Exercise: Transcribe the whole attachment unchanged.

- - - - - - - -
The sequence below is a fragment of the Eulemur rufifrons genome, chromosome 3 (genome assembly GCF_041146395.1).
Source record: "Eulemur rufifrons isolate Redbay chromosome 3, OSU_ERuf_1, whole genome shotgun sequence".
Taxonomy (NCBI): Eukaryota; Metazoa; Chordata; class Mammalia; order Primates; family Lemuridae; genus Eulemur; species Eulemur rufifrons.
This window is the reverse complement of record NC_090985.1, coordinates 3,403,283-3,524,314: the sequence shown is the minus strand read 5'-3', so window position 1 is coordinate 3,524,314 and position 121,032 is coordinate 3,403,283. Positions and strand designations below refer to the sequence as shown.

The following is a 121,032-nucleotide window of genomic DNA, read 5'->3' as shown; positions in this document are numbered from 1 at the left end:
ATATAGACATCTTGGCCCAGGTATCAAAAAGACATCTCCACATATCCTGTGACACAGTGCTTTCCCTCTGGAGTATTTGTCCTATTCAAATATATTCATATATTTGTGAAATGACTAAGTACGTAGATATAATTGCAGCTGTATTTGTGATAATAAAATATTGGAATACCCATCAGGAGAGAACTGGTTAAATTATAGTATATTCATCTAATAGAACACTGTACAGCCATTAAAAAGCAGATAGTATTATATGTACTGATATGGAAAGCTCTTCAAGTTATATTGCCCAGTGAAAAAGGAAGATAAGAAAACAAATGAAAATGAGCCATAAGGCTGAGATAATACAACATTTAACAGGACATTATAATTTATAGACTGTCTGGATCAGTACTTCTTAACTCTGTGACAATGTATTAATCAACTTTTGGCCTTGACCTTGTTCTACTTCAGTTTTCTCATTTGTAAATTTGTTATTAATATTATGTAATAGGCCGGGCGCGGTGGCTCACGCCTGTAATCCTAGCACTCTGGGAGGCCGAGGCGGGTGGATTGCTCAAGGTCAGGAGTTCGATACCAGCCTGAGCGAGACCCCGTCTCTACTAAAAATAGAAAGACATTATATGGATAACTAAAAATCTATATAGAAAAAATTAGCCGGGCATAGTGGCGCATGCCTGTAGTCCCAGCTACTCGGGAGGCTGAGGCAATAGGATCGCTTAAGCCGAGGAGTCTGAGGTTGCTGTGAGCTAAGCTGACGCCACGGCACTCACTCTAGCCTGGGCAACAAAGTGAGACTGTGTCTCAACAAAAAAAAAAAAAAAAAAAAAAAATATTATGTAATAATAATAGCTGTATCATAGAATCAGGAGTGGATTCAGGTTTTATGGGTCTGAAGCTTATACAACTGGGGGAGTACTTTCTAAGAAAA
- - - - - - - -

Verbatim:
The sequence below is a fragment of the Eulemur rufifrons genome, chromosome 3 (genome assembly GCF_041146395.1).
Source record: "Eulemur rufifrons isolate Redbay chromosome 3, OSU_ERuf_1, whole genome shotgun sequence".
Taxonomy (NCBI): Eukaryota; Metazoa; Chordata; class Mammalia; order Primates; family Lemuridae; genus Eulemur; species Eulemur rufifrons.
This window is the reverse complement of record NC_090985.1, coordinates 3,403,283-3,524,314: the sequence shown is the minus strand read 5'-3', so window position 1 is coordinate 3,524,314 and position 121,032 is coordinate 3,403,283. Positions and strand designations below refer to the sequence as shown.

The following is a 121,032-nucleotide window of genomic DNA, read 5'->3' as shown; positions in this document are numbered from 1 at the left end:
ATATAGACATCTTGGCCCAGGTATCAAAAAGACATCTCCACATATCCTGTGACACAGTGCTTTCCCTCTGGAGTATTTGTCCTATTCAAATATATTCATATATTTGTGAAATGACTAAGTACGTAGATATAATTGCAGCTGTATTTGTGATAATAAAATATTGGAATACCCATCAGGAGAGAACTGGTTAAATTATAGTATATTCATCTAATAGAACACTGTACAGCCATTAAAAAGCAGATAGTATTATATGTACTGATATGGAAAGCTCTTCAAGTTATATTGCCCAGTGAAAAAGGAAGATAAGAAAACAAATGAAAATGAGCCATAAGGCTGAGATAATACAACATTTAACAGGACATTATAATTTATAGACTGTCTGGATCAGTACTTCTTAACTCTGTGACAATGTATTAATCAACTTTTGGCCTTGACCTTGTTCTACTTCAGTTTTCTCATTTGTAAATTTGTTATTAATATTATGTAATAGGCCGGGCGCGGTGGCTCACGCCTGTAATCCTAGCACTCTGGGAGGCCGAGGCGGGTGGATTGCTCAAGGTCAGGAGTTCGATACCAGCCTGAGCGAGACCCCGTCTCTACTAAAAATAGAAAGACATTATATGGATAACTAAAAATCTATATAGAAAAAATTAGCCGGGCATAGTGGCGCATGCCTGTAGTCCCAGCTACTCGGGAGGCTGAGGCAATAGGATCGCTTAAGCCGAGGAGTCTGAGGTTGCTGTGAGCTAAGCTGACGCCACGGCACTCACTCTAGCCTGGGCAACAAAGTGAGACTGTGTCTCAACAAAAAAAAAAAAAAAAAAAAAAAATATTATGTAATAATAATAGCTGTATCATAGAATCAGGAGTGGATTCAGGTTTTATGGGTCTGAAGCTTATACAACTGGGGGAGTACTTTCTAAGAAAA